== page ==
Each March since the Material Girlz quilt guild began in January 2009, its annual quilt show has drawn a crowd to Honey Creek Resort.
March 8 and 9 will mark the fifth annual A Honey of a Quilt Show event at Honey Creek. The hours will be 9 a.m. to 5 p.m. March 8 and 10 a.m. to 4 p.m. March 9. Admission is $5.
What to look for
This year’s raffle quilt is a rail fence variation in cream, tan, ivory and black that several guild members created together.
For the second year, the quilt show will include a Quilts of Valor presentation. Quilts of Valor was started by a group of women who wanted to honor veterans for service by presenting quilts to them. To date more than 96,000 quilts have been presented nationally.
Members of the Material Girlz guild choose veterans, make quilts for them and register the quilts with the national organization. The quilts will be presented to the veterans at 2 p.m. March 9.
Last year the guild presented several quilts to veterans, ranging in service from a man who served in World War II to a woman in her 20s.
“There wasn’t a dry eye in the place,” says Jane Logsdon, co-president of Material Girlz.
Claudia McCarthy, also co-president, gave a Quilt of Valor to her brother-in-law last year, and this year she plans to give one to a neighbor she has been friends with for more than 40 years. Both served in Vietnam.
“The veterans are so thankful,” McCarthy says. “I have been told by Vietnam veterans that received a Quilt of Valor that it was the best thing that came out of their service because they were treated so poorly when they came home.”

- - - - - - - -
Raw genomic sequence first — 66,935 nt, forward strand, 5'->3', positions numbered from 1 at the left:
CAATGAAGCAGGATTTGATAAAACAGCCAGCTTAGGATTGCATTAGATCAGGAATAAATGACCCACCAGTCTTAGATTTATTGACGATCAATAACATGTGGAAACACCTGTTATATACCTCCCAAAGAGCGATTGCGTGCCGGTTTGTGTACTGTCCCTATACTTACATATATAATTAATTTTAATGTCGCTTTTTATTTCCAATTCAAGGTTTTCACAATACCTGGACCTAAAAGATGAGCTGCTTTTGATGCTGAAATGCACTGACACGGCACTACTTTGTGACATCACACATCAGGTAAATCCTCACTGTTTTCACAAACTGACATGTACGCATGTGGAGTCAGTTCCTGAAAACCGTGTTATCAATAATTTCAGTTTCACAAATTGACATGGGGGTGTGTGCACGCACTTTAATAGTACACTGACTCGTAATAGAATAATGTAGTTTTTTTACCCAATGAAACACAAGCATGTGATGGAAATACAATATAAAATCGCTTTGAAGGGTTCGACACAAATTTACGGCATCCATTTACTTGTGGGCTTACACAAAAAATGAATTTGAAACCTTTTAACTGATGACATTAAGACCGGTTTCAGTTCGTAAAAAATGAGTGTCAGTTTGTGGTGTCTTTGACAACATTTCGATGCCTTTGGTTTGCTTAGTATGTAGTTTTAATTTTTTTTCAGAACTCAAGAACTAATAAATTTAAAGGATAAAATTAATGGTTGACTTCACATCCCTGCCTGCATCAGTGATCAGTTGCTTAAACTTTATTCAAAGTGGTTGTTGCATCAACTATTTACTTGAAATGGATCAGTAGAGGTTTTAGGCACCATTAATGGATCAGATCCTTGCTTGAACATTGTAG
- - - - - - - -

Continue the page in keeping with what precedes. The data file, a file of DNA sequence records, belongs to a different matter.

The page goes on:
This year’s quilt show also will feature Ilene Bartos, a designer, author and teacher. Guild member Nancy Kelly met Bartos at a quilt show in Des Moines and was really interested in her modernistic quilts.
“I told her about our show and she was so enthusiastic, and she wanted to come and be part of it,” Kelly says.
Bartos’ signature maple leaf quilts inspired the background for this year’s promotional materials. Bartos will have a trunk show and will demonstrate techniques.
The quilt show will feature hourly drawings for door prizes, a silent auction and games. A new event this year will be a bed turning, in which 25 to 50 quilts are layered on a bed. Each quilt is held up while a narrator tells the quilt’s story. McCarthy says this can be a good way to incorporate antique quilts, baby quilts and holiday quilts that might not be chosen for display.
The guild’s history
In early 2009 the founding members of Material Girlz said they hoped to have a quilt show someday, but it happened much sooner than they anticipated, Logsdon says.
A member contacted Honey Creek with the idea for the quilt show, and suddenly it was happening — the first show was scheduled for March 2009, just three months from then.
The guild members wanted to raffle a quilt, but they didn’t have time to make one as a group. Logsdon quickly made a quilt for the raffle.
On the other hand, the group had no problem finding enough quilts for the show.
“We had close to 200 quilts that first year to show,” Logsdon says. “It was a really awesome show.”
In fact, organizers decided to trim down the number of quilts to 150 in subsequent years because 200 was a little overwhelming, McCarthy says.
That first year, the officers were looking for a volunteer to help teach quilting.
“I timidly volunteered, and I have been there ever since teaching,” Logsdon says. “That was the year I overcame my shyness.”
There was interest in the club right away, with about 20 people attending the first meeting. Currently there are more than 60 members, and Logsdon estimates there are more than 40 at every meeting.
How to get involved
McCarthy says anyone is welcome to attend one meeting for free and check it out. After that, dues are $20 per calendar year. Meetings are the third Sunday of every month — unless it is a holiday — at 2:30 p.m. in the basement of the First United Methodist Church at 410 N. Main St. in Centerville.